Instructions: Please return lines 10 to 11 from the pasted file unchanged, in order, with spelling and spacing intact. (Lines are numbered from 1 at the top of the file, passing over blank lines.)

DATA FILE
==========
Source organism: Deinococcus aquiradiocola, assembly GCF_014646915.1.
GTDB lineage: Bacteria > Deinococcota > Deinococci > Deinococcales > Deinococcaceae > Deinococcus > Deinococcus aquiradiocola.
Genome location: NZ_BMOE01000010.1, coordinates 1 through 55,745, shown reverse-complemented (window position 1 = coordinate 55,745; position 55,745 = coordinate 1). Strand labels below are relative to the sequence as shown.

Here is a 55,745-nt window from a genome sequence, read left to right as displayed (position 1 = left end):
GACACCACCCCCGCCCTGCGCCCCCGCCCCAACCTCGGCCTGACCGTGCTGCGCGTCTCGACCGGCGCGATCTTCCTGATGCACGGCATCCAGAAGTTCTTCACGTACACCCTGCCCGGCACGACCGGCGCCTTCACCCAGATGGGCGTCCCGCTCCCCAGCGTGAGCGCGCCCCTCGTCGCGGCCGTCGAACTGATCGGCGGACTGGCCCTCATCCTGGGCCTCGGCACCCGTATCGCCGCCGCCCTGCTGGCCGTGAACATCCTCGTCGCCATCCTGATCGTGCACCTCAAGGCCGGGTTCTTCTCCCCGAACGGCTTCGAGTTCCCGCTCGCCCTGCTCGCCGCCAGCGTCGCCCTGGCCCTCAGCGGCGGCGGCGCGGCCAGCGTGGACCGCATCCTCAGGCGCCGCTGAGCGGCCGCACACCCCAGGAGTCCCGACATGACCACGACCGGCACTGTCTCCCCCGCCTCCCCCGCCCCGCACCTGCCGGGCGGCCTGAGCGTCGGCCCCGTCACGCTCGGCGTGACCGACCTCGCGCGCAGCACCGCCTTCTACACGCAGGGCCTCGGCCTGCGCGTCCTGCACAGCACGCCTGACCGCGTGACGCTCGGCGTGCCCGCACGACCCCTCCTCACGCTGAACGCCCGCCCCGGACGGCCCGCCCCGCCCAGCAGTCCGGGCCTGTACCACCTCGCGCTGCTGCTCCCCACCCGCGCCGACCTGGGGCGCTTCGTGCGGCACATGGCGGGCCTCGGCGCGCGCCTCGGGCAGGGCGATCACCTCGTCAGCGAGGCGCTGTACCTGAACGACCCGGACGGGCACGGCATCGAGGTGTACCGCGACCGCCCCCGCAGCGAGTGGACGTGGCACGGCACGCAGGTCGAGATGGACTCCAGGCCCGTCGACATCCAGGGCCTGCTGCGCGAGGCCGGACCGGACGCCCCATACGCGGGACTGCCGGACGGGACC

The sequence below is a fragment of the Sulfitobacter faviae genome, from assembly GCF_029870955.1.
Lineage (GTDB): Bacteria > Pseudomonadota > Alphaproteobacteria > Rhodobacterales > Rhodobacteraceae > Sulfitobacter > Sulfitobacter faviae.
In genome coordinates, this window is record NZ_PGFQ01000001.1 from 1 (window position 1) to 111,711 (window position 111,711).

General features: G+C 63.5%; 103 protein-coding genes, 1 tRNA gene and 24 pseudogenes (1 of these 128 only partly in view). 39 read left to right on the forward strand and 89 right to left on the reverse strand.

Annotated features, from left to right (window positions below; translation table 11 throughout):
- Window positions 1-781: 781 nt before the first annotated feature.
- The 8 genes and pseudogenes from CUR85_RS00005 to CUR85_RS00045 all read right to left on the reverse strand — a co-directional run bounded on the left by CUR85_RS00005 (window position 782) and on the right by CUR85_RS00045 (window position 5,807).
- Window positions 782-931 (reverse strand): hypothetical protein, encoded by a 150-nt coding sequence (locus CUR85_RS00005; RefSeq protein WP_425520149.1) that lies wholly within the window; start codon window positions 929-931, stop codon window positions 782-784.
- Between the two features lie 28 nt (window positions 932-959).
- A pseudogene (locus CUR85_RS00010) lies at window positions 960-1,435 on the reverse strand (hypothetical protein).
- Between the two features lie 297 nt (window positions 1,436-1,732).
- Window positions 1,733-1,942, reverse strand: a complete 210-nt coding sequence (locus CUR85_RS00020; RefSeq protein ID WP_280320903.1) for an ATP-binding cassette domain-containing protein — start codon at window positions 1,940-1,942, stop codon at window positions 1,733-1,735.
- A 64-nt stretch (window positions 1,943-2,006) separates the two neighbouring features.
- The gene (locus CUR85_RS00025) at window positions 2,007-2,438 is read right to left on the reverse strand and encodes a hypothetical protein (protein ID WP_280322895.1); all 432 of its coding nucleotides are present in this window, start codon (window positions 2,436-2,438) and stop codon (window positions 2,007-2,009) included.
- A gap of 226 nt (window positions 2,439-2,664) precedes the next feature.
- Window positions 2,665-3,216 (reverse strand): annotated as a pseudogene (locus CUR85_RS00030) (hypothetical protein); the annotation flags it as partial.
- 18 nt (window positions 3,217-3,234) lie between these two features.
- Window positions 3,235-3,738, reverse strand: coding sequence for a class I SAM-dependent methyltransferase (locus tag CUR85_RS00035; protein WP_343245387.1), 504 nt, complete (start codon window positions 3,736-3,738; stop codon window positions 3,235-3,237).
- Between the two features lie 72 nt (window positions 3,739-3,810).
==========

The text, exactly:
Annotated features, from left to right (window positions below; translation table 11 throughout):
- Window positions 1-781: 781 nt before the first annotated feature.